Of all the terms used to describe wood, I think that casehardening ranks near the top of my list of words that are misleading and poorly understood. (Correctly classifying lightweight balsa wood as a hardwood because the tree has leaves and classifying dense Southern pine that bends nails as a softwood makes the terms hardwood and softwood perhaps the very top of my bad list.)

What is casehardening?

Casehardening has nothing to do with having the case or shell of a piece of wood harder than anything else. Casehardening is actually a term used to describe dried lumber that has drying stresses.

There are two forms of casehardening. One, called transverse casehardening, runs across the grain and will cause cupping from edge to edge during machining, such as planing or resawing (cutting a piece into thinner pieces). The second, called longitudinal casehardening, runs along the grain or length of the lumber and causes lengthwise warp when ripping the lumber into narrower pieces.

Why is casehardening to be avoided?

These drying stresses do not affect a piece of lumber until we begin to machine the piece. When we machine this casehardened piece of lumber, we remove some of the wood and some of the stress that it is in the wood. This is likely to unbalance stresses in the remaining piece, and these unbalanced stresses result in immediate warp. The key word is "immediate." In contrast, moisture changes cause warp over time and not immediately when machining.

Note: If we were able to remove equal amounts of wood at the same time from both faces of lumber (or from both edges), we would actually keep the stresses balanced and there would be no warp. But certainly, even removal of wood is next to impossible. In short, if we need flat, straight pieces of wood, then we need stress-free lumber.

Removing casehardening

It is a simple, final step when kiln drying lumber to remove casehardening stress. This procedure is called conditioning (or stress relief). It is done by quickly adding a small amount of moisture back to the surface of the lumber at temperatures above 160 F. Conditioning time is 4 to 18 hours typically. Most often, steam is injected into the kiln atmosphere and thereby moisture is added to the lumber's surface. (A few operations use a fine mist of water rather than steam.) If moisture is not added quickly or if the kiln is not hot enough, stress relief may not be thorough or satisfactory.

It is almost impossible to remove casehardening after the lumber leaves the kiln. Heating alone or just waiting for a year or more does nothing.

The flooring industry discovered years ago that when they machined the top surface of flooring planks they unbalanced the stress because they did not machine the back side as much. The result was that the flooring strips crowned from edge to edge. To offset this, they then machined several grooves on the back side, which it turns out is fairly effective in re-balancing the stress. I have also seen this technique used for wide moulding pieces. If there is no stress, the grooves do not hurt, but if there is stress, this will help to restore flatness. Of course, the best way to remove stress is by steaming, as mentioned.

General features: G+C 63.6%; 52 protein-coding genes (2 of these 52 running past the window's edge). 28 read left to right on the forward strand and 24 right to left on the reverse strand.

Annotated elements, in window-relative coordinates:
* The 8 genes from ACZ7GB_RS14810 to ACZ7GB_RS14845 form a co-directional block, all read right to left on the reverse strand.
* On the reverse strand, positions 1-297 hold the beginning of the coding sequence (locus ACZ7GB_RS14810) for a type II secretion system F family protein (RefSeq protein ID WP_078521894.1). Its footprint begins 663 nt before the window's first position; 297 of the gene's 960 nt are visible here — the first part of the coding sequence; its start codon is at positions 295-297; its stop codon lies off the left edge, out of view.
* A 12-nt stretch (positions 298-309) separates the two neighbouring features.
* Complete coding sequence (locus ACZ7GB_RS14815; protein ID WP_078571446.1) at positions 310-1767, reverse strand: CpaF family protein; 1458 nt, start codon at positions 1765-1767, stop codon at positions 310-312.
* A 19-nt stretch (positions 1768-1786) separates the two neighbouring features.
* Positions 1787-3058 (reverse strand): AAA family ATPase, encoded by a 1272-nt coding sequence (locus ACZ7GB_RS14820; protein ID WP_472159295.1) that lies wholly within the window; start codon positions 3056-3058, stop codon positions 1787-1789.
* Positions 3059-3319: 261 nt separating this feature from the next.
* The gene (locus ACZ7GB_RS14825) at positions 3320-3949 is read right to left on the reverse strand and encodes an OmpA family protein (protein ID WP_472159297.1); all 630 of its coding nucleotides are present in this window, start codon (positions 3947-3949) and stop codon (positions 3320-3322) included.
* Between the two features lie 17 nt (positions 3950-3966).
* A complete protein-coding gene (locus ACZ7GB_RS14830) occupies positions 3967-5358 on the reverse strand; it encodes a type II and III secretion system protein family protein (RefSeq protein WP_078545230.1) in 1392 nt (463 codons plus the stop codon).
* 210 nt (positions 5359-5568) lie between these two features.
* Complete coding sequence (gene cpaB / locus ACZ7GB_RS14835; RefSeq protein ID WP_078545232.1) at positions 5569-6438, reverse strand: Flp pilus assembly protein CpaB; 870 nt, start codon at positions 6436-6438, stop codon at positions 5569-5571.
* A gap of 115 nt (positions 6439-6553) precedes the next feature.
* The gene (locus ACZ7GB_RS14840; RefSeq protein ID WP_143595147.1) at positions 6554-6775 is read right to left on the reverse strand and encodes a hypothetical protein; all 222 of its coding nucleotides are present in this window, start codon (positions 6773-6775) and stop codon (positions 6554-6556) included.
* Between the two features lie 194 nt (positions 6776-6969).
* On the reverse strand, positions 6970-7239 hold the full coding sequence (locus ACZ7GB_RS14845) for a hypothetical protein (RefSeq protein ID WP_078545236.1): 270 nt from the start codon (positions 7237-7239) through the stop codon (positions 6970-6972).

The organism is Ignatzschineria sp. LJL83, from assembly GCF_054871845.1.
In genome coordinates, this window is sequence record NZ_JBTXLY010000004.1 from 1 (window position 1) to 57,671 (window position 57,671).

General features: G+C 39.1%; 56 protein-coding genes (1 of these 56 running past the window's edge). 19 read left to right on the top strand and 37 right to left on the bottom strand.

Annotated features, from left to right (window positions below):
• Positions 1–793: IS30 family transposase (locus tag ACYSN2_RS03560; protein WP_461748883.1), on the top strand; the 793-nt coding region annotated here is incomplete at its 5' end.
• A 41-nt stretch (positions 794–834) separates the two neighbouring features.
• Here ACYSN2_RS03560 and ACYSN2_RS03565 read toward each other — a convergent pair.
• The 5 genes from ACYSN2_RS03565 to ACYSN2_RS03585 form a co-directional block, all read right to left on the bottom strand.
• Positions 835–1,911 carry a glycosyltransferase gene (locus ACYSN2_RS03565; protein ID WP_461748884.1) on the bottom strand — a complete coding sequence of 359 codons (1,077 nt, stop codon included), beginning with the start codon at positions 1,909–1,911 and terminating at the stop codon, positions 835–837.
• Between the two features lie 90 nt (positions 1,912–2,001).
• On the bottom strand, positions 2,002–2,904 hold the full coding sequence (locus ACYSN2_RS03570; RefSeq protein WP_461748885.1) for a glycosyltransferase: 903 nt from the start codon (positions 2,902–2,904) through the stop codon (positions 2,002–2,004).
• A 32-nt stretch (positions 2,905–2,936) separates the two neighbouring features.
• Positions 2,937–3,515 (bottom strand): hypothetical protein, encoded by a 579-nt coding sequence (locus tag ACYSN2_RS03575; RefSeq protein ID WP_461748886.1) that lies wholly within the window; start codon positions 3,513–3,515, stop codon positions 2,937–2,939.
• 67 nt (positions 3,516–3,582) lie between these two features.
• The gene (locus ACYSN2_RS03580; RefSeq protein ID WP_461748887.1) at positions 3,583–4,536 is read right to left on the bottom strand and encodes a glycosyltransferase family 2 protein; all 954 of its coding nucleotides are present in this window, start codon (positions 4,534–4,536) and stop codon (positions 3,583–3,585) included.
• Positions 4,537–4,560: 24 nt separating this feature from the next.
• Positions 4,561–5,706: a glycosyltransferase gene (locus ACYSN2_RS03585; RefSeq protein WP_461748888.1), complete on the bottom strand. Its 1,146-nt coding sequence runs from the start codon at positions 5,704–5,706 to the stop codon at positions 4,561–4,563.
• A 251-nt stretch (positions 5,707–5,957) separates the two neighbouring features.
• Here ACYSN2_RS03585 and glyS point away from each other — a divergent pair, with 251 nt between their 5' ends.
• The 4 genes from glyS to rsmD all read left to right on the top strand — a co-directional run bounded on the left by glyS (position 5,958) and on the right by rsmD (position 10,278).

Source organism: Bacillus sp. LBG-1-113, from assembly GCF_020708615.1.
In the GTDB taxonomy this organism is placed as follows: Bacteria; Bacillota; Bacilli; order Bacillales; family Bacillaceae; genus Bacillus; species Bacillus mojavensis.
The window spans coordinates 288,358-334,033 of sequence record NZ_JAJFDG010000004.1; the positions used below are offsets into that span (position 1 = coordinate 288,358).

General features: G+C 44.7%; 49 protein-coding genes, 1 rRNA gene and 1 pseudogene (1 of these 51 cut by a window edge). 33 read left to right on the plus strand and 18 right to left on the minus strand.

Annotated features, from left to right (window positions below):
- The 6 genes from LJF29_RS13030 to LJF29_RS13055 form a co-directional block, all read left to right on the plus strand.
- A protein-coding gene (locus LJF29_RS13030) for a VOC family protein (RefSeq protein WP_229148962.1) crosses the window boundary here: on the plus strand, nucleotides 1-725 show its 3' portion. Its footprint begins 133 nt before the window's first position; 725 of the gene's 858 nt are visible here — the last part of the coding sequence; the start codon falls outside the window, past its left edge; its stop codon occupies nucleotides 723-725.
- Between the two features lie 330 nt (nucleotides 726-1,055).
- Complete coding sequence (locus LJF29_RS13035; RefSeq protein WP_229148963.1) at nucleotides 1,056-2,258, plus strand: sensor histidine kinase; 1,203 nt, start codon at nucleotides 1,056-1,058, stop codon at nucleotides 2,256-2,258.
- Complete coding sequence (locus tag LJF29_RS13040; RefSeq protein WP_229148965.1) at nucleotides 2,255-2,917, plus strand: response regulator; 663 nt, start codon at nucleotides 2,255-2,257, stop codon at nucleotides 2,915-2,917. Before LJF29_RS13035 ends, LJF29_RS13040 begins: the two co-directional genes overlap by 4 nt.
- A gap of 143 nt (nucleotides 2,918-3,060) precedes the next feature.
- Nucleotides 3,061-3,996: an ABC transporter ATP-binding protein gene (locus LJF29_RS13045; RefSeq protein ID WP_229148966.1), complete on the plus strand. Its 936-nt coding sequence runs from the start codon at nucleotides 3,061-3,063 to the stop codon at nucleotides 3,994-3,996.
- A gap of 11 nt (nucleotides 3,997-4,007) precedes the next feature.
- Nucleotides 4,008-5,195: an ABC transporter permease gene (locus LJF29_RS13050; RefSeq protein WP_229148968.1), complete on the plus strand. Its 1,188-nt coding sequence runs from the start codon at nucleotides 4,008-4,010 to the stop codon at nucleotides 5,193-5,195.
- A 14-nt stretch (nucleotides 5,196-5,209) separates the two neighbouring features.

Checking for casehardening

The purchaser of kiln-dried lumber can quickly check for the presence of unrelieved stress by cutting a stress sample. Transverse casehardening is measured by cutting a 1-inch, along the grain, full width and full thickness test section from a piece of lumber. Cut this test piece at least 12 inches from the end of the lumber. Next, on one of the freshly sawn faces, saw two prongs that are connected at the bottom, similar in shape to the letter "U." Note that the thickness of each prong is roughly 1/4 of the thickness of the lumber for 4/4 through 6/4 lumber. If these prongs remain straight or nearly so after cutting, then there is no stress. In simple terms, this test is trying to determine if warp will result; straight prongs mean no warp when processing the lumber. (Note: When such tests are made during kiln drying, it is necessary to heat the prongs for 15 seconds or so in a microwave oven and then wait several minutes after heating to read the prong position.)

Longitudinal casehardening is measured by cutting a test piece typically 8 inches wide, 24 inches long and full thickness. Then, rip this test piece in half, making two 4-inch-wide pieces. Put these two pieces back together in the same position that they had before sawing. There should be no gaps wider than the thickness of a dollar bill between them if there is no longitudinal stress.

These are very sensitive tests. Often it is not necessary that your lumber be totally free of stress. Therefore, it may be possible that some bending of the prongs or gaps between the pieces will be acceptable.

The presence or lack of casehardening is not included in the grading rules for lumber. However, when a cabinet or furniture shop purchases lumber, it is assumed that it is suitable for the intended use. When making cabinets, furniture and similar products, the presence of casehardening often makes the lumber unsuitable for use. Such lumber should be returned to the supplier for credit. To avoid any confusion between buyer and seller, it would be prudent to specify when writing a purchase order, to include that the lumber is without serious casehardening. (Specifying "No casehardening" is not reasonable or necessary in most cases.)

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